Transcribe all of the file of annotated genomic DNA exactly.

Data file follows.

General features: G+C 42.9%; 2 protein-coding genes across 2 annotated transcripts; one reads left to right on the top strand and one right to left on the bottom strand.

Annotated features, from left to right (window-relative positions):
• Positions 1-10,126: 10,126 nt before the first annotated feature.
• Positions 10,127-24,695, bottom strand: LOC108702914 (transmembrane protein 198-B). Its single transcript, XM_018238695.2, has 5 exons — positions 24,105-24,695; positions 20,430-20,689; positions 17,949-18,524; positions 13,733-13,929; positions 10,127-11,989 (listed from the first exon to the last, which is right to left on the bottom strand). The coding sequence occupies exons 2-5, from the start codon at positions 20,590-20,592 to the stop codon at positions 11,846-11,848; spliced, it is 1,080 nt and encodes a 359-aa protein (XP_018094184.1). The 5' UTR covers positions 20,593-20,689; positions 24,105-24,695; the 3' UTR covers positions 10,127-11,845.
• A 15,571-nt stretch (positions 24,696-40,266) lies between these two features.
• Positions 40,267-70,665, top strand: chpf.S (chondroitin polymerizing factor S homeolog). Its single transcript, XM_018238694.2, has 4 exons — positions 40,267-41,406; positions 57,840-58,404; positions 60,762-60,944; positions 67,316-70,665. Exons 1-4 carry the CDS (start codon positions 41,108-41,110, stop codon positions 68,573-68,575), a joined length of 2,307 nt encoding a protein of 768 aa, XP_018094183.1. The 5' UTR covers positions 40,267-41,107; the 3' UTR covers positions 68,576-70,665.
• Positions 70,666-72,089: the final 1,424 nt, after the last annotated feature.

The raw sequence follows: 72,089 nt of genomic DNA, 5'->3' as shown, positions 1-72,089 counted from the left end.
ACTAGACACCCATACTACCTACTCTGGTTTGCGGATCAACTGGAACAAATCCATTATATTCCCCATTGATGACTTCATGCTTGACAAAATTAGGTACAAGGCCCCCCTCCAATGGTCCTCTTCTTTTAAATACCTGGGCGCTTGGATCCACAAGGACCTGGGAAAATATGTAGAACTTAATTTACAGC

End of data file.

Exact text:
General features: G+C 42.9%; 2 protein-coding genes across 2 annotated transcripts; one reads left to right on the top strand and one right to left on the bottom strand.

Annotated features, from left to right (window-relative positions):
• Positions 1-10,126: 10,126 nt before the first annotated feature.
• Positions 10,127-24,695, bottom strand: LOC108702914 (transmembrane protein 198-B). Its single transcript, XM_018238695.2, has 5 exons — positions 24,105-24,695; positions 20,430-20,689; positions 17,949-18,524; positions 13,733-13,929; positions 10,127-11,989 (listed from the first exon to the last, which is right to left on the bottom strand). The coding sequence occupies exons 2-5, from the start codon at positions 20,590-20,592 to the stop codon at positions 11,846-11,848; spliced, it is 1,080 nt and encodes a 359-aa protein (XP_018094184.1). The 5' UTR covers positions 20,593-20,689; positions 24,105-24,695; the 3' UTR covers positions 10,127-11,845.
• A 15,571-nt stretch (positions 24,696-40,266) lies between these two features.
• Positions 40,267-70,665, top strand: chpf.S (chondroitin polymerizing factor S homeolog). Its single transcript, XM_018238694.2, has 4 exons — positions 40,267-41,406; positions 57,840-58,404; positions 60,762-60,944; positions 67,316-70,665. Exons 1-4 carry the CDS (start codon positions 41,108-41,110, stop codon positions 68,573-68,575), a joined length of 2,307 nt encoding a protein of 768 aa, XP_018094183.1. The 5' UTR covers positions 40,267-41,107; the 3' UTR covers positions 68,576-70,665.
• Positions 70,666-72,089: the final 1,424 nt, after the last annotated feature.

The raw sequence follows: 72,089 nt of genomic DNA, 5'->3' as shown, positions 1-72,089 counted from the left end.
ACTAGACACCCATACTACCTACTCTGGTTTGCGGATCAACTGGAACAAATCCATTATATTCCCCATTGATGACTTCATGCTTGACAAAATTAGGTACAAGGCCCCCCTCCAATGGTCCTCTTCTTTTAAATACCTGGGCGCTTGGATCCACAAGGACCTGGGAAAATATGTAGAACTTAATTTACAGC